Video report by ITV News Security Editor Rohit Kachroo
A report reviewing counter-terrorism intelligence said that it is "conceivable" that the Manchester attack might have been avoided.
The report, commissioned by Home Secretary Amber Rudd, assessed the use of intelligence by MI5 and Counter Terrorism Police in the run up to the four attacks in London and Manchester this year.
The 'Attacks in London and Manchester, March-June 2017' report assessed internal reviews carried out after the attacks in Westminster, London Bridge, Manchester Arena and Finsbury Park.
It said: "It is conceivable that the Manchester attack in particular might have been avoided had the cards fallen differently.
"While investigative actions in all cases were for the most part sound, learning points have emerged which should help avert future terrorist attacks."
The report found that Manchester bomber Salman Abedi was a former "subject of interest" (SOI) to intelligence officers on the basis of supposed contact with a Daesh figure in Libya.
However his status as an SOI was closed on the same day when it transpired that any contact was not direct.
It said: "On two separate occasions in the months prior to the attack, intelligence was received by MI5 whose significance was not fully appreciated at the time.
"It was assessed at the time to relate not to terrorism but to possible non-nefarious activity or to criminality on the part of Salman Abedi. In retrospect, the intelligence can be seen to have been highly relevant to the planned attack."
Abedi was also one of a "small number of individuals" out of 20,000 closed SOIs who were identified as meriting further examination.
A meeting arranged before the attack was scheduled to take place on May 31 where Abedi's case would have been considered but the "attack intervened" on May 22, the report said.
London Bridge attacker Khuram Butt was an active SOI and Khalid Masood who carried out the Westminster attack was a closed SOI.
Outlining the review findings, Home Secretary Amber Rudd told MPs that blame for the "cowardly" attacks "lies squarely" with the terrorists and those who encouraged them and paid tribute to the work that police and MI5 carried out.
She said that they have now disrupted 22 Islamist terrorist attacks since murder of Lee Rigby in May 2013.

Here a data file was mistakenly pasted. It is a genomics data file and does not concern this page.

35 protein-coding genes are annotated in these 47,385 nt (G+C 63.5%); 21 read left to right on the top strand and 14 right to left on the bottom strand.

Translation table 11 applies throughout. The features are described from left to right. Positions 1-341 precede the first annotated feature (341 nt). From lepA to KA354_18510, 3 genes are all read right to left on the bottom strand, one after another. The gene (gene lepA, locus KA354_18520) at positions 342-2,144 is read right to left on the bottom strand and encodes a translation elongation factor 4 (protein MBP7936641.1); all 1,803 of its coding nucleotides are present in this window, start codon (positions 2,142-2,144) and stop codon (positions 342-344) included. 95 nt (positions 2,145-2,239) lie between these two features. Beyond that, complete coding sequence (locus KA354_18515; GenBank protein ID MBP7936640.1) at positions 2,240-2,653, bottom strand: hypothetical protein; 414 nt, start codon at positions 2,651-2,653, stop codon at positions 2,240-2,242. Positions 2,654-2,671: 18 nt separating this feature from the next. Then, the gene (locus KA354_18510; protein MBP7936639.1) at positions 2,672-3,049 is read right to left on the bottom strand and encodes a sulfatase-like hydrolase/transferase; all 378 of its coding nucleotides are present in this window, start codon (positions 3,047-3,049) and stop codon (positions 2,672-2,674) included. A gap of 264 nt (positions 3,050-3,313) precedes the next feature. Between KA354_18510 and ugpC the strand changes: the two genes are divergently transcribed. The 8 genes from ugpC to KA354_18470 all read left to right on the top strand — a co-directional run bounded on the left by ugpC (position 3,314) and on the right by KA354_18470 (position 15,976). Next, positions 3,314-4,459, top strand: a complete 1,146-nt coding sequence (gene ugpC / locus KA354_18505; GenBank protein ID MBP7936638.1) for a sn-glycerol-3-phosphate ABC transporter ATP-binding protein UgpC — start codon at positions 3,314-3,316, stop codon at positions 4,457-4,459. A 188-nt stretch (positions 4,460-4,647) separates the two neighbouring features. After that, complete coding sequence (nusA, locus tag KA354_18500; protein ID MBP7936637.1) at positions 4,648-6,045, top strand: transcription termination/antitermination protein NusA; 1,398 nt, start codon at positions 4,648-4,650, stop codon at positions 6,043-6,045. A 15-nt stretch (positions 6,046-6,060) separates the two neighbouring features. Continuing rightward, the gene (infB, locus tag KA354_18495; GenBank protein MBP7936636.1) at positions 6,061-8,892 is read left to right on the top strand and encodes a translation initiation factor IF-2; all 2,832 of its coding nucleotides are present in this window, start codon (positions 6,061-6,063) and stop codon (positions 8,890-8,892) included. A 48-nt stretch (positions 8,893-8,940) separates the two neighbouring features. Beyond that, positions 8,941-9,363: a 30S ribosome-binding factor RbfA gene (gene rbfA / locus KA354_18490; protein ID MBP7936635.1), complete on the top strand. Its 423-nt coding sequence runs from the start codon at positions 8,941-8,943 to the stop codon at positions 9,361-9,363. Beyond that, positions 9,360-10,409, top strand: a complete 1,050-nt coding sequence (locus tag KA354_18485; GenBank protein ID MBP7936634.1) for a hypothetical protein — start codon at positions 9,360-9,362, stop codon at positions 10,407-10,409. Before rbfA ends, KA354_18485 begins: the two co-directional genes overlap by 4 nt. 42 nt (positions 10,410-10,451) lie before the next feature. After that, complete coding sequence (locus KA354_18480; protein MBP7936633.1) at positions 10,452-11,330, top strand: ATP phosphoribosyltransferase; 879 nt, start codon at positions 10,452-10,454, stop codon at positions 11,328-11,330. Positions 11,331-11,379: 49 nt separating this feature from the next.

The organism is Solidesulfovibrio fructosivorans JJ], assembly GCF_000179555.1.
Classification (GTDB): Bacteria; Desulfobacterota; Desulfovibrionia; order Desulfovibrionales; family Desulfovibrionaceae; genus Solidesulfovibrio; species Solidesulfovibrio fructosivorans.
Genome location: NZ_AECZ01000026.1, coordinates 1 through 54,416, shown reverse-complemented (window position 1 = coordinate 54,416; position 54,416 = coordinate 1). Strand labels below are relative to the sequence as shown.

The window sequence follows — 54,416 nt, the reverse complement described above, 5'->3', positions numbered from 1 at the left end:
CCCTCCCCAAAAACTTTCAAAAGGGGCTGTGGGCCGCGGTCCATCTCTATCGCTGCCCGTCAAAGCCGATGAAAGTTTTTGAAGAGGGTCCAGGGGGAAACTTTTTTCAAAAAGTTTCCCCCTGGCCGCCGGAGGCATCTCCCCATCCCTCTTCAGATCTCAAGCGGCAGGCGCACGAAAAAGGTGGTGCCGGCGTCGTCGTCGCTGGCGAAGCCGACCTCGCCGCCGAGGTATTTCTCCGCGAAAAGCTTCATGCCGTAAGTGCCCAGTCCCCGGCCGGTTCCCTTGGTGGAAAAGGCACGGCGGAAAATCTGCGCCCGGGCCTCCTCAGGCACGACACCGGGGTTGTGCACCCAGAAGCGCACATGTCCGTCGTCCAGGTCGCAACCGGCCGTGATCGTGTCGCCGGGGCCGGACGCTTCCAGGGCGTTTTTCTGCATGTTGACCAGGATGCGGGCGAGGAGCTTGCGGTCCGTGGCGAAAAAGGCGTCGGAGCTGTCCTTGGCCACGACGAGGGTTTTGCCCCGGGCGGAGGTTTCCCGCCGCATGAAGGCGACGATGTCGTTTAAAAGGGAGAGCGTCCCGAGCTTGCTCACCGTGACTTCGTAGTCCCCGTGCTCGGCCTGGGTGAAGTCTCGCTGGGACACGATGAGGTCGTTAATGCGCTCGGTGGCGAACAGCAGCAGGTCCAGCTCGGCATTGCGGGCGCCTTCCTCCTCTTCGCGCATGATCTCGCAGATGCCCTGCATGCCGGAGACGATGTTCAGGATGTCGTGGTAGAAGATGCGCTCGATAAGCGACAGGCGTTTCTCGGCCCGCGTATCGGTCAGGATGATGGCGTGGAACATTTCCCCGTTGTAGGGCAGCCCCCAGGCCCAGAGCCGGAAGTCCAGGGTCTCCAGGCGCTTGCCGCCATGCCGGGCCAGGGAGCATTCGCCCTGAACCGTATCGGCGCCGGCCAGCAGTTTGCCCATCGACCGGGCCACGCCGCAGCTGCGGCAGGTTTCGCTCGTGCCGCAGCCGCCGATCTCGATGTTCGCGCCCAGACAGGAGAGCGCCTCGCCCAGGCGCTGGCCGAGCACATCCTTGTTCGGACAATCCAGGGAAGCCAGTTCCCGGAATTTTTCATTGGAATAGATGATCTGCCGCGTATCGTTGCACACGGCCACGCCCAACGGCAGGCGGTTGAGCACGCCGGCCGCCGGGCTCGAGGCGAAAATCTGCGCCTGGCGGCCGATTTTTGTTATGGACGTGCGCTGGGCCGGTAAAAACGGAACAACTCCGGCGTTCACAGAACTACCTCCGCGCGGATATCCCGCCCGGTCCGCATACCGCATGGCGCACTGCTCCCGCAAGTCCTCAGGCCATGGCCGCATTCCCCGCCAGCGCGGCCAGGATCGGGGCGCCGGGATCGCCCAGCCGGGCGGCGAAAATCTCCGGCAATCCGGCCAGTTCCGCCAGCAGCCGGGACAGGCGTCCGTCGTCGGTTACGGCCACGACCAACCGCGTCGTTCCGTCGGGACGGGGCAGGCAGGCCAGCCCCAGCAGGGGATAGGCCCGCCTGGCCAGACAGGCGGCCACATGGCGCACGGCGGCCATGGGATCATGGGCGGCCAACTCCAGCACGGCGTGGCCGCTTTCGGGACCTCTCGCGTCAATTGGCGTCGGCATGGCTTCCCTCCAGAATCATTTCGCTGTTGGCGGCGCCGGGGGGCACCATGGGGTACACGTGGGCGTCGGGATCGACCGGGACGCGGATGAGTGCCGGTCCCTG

A total of nine terrorist attacks have also been thwarted since the Westminster attack in March this year, she said.
That figure had earlier been confirmed by MI5 director general Andrew Parker.
Outlining the review findings, Ms Rudd told the Commons as Abedi was a closed SOI, he was not under active investigation.
She added: "In early 2017, MI5 nonetheless received intelligence on him, which was assessed as not being related to terrorism.
"In retrospect, the intelligence can be seen to be highly relevant.
"Had an investigation been reopened at the time, it cannot be known whether Abedi's plans could have been stopped.
"MI5 assess that it would have been unlikely."
But she said the report shows that intelligence officials "got a great deal right".
The Home Secretary added that London Bridge attacker Khuram Butt was an "active" SOI who had been under investigation since mid-2015.
Ms Rudd said: "A number of different investigative means were deployed against him, but they did not reveal his plans.
"His two conspirators had never been investigated by MI5 or CT policing.
"In regards to Finsbury Park, neither MI5 nor the police had any intelligence about this attack.
"Taken as a whole, MI5 and CT policing conclude they could not, quote, 'find any key moments where different decisions would have made it likely that they could have stopped any of the attacks'."
Ms Rudd also outlined the terror threat facing the UK, saying there was "simply more terrorist activity" which had been partly inspired by more terrorist propaganda and instruction videos online.
David Anderson QC, who wrote the report, said the review was to identify "systemic improvements rather than apportion blame".
"Despite elevated threat levels, the fundamentals are sound and the great majority of attacks continue to be thwarted. But the shock of these incidents has prompted intensive reflection and a commitment to significant change," he said.
Following their own internal reviews, MI5 and police have identified 126 recommendations to strengthen their intelligence capabilities.
These include the need to use data more effectively, share knowledge more widely, improve their own collaboration and to assess and investigate terrorist threats on a uniform basis, whatever the ideology that inspires them.
Responding to the report, the head of Scotland Yard Cressida Dick called for new technology, better infrastructure and resources in the fight against terror.
She said the terror threat is posing "significant challenges" for police and security services.
In its full response, the Metropolitan Police said: "Although we work tirelessly to keep the country safe the reality of the terrorist threat means that we will not stop every attack."
Andrew Parker, the Director General of MI5, said the agency is committed to implementing the recommendations identified in the report.
He added: "We and our partner agencies used the harsh light of hindsight under independent challenge to ensure we squeezed every drop of learning out of these dreadful events.
"Our unrelenting focus remains on doing everything in our power every day to keep the country safe."
Security Minister Ben Wallace reacts to the report